Ecological Restoration

Save the Sound leads hands-on habitat restoration, creating lasting physical change that strengthens natural ecosystems for the benefit of wildlife and communities.

At Sunken Meadow State Park, Save the Sound helped to restore and protect more than 135 acres of marsh using barrier removal, marsh plantings, and green infrastructure.

At Save the Sound, our Ecological Restoration team mobilizes partners and resources to bring back vibrancy to our shores, rivers, and wetlands. This on-the-ground work includes reopening dammed rivers to migrating fish, installing innovative green infrastructure to stop polluted stormwater from reaching the Sound, and developing nature-based solutions to prevent inland flooding and help our shores absorb the impact of stronger storms.

Dam Removal and Fish Passage

The waterways that flow to Long Island Sound contain more than 5,000 dams, most of which are no longer used. Removing these barriers reopens river habitat for migratory fish, in addition to providing a range of other benefits for humans and wildlife. To learn more, click here.

Dana Dam at Merwin Meadows Park in Wilton, CT is targeted for removal.

Green Infrastructure

When rain falls on a field or in the forest, it filters into the soil. In cities and towns, it falls instead on paved or impervious surfaces. Too often, it picks up pollutants from these surfaces and carries them into our rivers and the Sound. Green infrastructure is an engineered approach used to capture and filter this runoff in a way that more closely resembles the field or forest. It takes many forms, from bioswales and rain gardens to blue roofs and constructed wetlands — learn more by clicking here.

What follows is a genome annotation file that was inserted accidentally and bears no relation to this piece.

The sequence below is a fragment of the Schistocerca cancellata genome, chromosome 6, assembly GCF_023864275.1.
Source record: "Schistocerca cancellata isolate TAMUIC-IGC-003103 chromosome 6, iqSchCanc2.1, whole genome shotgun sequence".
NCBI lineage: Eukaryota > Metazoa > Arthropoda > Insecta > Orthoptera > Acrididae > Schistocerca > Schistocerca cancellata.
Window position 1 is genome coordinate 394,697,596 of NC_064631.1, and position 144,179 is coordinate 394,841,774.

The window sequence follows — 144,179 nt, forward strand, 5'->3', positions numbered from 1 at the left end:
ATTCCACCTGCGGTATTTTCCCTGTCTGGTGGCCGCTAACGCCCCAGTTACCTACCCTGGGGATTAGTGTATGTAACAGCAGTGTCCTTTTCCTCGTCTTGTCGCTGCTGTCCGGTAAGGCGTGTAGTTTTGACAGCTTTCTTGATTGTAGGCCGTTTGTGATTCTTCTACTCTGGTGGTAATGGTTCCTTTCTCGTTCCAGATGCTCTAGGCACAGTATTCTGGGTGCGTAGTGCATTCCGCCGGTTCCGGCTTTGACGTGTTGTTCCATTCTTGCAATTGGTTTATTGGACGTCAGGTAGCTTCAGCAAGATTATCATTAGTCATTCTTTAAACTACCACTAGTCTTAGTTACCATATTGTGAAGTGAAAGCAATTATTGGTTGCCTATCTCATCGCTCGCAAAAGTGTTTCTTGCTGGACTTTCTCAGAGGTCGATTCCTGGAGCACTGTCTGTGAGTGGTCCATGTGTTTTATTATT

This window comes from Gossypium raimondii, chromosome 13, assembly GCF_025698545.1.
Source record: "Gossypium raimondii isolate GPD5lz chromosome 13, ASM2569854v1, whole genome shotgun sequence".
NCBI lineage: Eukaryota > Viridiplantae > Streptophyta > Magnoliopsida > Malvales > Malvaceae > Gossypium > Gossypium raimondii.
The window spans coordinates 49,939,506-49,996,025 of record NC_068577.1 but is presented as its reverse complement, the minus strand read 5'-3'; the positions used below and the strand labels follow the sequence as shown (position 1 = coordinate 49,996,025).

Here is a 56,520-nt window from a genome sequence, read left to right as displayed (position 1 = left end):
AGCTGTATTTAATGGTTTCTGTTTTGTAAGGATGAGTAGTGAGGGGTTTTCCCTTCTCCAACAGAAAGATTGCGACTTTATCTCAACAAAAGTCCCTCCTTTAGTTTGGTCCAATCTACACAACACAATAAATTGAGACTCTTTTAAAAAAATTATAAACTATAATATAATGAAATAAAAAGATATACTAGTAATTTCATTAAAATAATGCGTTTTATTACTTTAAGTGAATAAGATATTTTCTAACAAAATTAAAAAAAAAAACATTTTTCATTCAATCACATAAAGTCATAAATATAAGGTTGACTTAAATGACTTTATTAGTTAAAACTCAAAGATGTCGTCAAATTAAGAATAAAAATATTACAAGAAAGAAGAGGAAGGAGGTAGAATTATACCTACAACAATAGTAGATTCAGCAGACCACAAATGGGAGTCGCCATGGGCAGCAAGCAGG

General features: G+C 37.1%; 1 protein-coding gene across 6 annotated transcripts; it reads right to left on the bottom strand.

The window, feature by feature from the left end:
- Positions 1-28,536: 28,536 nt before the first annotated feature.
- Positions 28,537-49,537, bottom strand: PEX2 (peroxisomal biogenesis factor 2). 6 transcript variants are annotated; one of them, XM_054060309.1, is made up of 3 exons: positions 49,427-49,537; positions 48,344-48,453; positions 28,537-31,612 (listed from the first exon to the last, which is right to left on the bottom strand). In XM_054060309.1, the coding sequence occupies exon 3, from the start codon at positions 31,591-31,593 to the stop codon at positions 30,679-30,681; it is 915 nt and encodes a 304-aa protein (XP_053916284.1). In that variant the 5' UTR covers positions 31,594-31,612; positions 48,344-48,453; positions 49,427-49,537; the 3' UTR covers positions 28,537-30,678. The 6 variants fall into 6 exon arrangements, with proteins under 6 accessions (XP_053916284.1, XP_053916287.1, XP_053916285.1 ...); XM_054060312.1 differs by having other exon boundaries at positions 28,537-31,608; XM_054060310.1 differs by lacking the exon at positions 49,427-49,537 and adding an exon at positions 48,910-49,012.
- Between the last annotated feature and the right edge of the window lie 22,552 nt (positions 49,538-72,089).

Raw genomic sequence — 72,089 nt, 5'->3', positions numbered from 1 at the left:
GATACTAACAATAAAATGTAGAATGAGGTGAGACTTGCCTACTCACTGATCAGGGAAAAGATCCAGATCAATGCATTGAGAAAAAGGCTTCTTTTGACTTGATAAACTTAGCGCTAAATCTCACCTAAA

Volunteers plant a rain garden to capture and filter runoff from a neighbor’s roof.

Living Shorelines

As sea levels rise and storms grow stronger, our coastal ecosystems and communities are at risk of being disrupted or destroyed. In order to protect them, Save the Sound advocates for and works to implement living shorelines, a coastal stabilization technique that uses natural materials like native salt marsh plants and hybrid alternatives to traditional hardened structures. Learn more about this work by clicking here.

A living shoreline project at East Shore in New Haven was funded in 2018.

Watershed Planning

In the work of ecological restoration, it is not enough for a single town or community to adopt the solutions described above. Watershed planning is a comprehensive, stakeholder-driven process of assessing the current and future health of a river and all of the lands that drain to it. Save the Sound specializes in leading these processes, as well as executing on the projects (green infrastructure, dam removal, etc.) identified in the resulting Watershed Management Plan. Learn more about this process by clicking here.

Save the Sound facilitates a stakeholder session during the Mill River Watershed Planning process.

Managing Climate Impacts

All of the work our Ecological Restoration team does helps communities and ecosystems build resilience to the growing impacts of the climate crisis. Learn more about how restoration contributes to resiliency by clicking here.


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